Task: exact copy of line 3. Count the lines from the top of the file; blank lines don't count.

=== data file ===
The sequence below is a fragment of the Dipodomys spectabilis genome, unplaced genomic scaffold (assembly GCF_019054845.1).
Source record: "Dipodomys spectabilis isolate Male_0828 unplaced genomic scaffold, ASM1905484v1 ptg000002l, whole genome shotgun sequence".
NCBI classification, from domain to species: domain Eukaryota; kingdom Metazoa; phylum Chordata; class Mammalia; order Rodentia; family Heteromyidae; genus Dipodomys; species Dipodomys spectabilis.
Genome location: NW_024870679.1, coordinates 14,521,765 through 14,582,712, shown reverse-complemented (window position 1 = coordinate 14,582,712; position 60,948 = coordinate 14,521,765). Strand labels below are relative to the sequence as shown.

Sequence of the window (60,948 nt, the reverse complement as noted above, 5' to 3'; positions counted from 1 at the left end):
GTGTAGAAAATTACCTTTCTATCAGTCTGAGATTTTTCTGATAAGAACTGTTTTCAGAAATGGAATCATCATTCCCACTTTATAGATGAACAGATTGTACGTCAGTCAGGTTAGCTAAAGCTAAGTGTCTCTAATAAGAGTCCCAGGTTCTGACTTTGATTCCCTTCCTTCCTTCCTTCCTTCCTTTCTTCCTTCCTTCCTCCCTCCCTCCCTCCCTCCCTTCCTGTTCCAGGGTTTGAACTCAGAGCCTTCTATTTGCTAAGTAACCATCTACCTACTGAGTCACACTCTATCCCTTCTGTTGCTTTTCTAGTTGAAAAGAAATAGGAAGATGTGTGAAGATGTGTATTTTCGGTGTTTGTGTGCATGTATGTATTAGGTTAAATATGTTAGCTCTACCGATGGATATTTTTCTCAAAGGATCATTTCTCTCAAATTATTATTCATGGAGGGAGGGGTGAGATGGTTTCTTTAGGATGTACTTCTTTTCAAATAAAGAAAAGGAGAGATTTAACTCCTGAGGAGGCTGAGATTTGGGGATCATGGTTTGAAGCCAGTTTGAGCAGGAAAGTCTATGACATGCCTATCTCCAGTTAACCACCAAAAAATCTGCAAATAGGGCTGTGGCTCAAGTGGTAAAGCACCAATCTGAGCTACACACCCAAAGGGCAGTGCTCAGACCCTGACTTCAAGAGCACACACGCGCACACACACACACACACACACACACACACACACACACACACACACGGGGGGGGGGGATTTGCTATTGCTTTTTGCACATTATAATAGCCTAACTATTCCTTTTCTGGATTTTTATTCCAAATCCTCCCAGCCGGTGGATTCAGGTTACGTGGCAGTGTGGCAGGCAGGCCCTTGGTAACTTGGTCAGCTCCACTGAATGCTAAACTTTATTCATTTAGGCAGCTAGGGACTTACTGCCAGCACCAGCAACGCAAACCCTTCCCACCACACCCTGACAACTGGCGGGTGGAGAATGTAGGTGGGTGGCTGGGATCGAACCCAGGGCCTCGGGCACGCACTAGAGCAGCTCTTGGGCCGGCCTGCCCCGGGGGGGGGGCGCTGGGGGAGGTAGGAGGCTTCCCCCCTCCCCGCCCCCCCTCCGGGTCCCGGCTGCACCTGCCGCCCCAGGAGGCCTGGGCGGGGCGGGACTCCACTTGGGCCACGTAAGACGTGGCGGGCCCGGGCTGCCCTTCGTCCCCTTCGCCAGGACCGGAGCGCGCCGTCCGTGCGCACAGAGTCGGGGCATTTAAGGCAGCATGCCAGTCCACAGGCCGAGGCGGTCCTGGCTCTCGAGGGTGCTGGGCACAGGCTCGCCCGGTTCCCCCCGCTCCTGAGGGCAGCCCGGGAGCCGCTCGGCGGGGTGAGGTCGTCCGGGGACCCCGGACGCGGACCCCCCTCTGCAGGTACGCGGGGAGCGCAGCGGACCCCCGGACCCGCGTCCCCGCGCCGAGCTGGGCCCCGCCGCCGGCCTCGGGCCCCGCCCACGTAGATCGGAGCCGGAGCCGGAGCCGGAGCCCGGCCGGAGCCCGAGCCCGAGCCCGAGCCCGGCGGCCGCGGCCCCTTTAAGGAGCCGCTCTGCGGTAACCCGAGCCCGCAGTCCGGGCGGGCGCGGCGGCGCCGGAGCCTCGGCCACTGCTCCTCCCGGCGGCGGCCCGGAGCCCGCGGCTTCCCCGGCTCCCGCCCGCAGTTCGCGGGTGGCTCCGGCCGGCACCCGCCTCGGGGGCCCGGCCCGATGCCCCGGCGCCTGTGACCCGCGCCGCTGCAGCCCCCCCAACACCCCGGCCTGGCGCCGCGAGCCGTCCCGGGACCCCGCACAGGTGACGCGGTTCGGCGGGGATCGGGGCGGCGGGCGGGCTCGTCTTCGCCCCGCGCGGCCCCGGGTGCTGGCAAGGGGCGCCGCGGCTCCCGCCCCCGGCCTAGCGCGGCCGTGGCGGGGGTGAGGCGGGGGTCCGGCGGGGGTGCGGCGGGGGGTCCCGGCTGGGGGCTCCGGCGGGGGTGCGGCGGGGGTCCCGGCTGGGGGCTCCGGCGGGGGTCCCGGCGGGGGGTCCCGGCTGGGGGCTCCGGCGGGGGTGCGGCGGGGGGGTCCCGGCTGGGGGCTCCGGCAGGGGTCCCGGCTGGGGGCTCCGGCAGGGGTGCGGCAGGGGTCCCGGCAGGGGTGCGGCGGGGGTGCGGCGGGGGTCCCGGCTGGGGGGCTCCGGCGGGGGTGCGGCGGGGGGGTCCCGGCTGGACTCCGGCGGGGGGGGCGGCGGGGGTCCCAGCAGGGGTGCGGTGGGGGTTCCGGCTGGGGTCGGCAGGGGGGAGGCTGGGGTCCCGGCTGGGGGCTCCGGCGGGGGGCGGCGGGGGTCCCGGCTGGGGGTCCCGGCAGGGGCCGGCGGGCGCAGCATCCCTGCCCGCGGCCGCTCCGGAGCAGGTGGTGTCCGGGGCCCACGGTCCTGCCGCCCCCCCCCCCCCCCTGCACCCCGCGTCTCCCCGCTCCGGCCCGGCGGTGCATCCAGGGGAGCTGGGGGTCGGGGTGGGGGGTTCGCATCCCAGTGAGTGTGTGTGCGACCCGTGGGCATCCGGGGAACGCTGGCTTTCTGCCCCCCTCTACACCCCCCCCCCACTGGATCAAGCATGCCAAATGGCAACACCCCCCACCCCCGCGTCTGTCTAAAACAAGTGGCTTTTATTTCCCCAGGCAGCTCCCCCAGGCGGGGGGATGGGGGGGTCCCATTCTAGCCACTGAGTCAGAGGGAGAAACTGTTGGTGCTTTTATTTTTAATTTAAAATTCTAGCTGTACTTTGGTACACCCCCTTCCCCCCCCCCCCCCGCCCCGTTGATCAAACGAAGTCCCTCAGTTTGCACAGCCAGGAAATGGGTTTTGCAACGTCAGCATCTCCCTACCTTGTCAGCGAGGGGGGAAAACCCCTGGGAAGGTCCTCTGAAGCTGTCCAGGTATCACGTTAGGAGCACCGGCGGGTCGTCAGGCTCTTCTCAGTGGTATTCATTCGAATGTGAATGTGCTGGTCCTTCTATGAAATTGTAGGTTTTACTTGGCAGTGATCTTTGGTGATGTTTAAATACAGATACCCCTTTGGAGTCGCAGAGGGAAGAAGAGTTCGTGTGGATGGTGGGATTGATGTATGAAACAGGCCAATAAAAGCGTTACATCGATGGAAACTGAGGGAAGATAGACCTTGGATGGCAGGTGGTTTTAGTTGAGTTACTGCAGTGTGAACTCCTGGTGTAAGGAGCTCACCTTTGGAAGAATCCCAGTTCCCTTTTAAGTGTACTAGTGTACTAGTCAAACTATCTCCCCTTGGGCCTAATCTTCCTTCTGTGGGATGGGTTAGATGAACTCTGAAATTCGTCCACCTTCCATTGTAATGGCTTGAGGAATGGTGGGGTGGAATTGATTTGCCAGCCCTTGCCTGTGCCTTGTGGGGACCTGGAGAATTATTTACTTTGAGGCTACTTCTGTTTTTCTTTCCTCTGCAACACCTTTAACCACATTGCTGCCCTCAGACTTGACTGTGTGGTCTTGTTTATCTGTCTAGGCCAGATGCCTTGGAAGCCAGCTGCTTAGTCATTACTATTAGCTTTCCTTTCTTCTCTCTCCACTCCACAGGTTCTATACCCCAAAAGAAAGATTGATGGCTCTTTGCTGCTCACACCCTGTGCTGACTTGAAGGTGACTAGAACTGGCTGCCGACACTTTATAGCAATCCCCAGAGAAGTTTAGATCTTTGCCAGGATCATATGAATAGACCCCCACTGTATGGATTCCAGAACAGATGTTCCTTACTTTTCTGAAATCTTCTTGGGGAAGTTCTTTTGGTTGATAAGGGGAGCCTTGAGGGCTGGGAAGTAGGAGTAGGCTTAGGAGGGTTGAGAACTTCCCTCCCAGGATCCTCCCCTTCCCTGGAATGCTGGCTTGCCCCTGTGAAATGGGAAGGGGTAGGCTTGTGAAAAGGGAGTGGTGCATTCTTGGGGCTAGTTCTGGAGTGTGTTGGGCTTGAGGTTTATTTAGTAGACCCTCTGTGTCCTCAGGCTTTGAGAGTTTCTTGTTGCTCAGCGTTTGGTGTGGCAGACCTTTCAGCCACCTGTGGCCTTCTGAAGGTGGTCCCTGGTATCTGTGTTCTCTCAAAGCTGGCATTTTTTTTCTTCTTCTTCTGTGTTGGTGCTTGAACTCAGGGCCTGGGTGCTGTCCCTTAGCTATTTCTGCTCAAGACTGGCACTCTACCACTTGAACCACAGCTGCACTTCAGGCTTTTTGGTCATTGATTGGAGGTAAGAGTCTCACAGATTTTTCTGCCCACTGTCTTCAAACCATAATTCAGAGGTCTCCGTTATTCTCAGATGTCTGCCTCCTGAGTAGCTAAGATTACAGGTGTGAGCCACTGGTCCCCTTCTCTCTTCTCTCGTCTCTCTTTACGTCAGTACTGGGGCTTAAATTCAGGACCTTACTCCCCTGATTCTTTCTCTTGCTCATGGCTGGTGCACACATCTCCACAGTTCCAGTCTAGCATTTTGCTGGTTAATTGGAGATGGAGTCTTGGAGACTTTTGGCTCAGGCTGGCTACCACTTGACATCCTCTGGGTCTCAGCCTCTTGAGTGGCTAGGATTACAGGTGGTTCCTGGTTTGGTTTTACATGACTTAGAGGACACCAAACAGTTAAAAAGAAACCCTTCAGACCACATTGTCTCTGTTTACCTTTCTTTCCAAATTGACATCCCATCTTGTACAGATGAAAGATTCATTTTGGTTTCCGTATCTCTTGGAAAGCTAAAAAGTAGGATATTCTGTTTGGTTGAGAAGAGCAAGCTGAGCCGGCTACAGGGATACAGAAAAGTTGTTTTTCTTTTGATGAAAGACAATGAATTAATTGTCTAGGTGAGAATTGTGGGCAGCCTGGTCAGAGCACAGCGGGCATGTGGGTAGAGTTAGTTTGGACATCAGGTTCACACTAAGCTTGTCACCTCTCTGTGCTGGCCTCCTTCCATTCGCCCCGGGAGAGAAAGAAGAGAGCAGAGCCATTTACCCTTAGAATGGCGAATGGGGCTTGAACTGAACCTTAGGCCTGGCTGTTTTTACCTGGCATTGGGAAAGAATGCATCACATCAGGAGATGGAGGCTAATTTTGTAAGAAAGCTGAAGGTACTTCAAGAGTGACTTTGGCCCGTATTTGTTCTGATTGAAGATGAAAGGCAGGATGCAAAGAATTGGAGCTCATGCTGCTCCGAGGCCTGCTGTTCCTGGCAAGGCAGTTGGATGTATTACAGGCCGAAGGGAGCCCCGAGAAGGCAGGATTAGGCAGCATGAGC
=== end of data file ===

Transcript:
NCBI classification, from domain to species: domain Eukaryota; kingdom Metazoa; phylum Chordata; class Mammalia; order Rodentia; family Heteromyidae; genus Dipodomys; species Dipodomys spectabilis.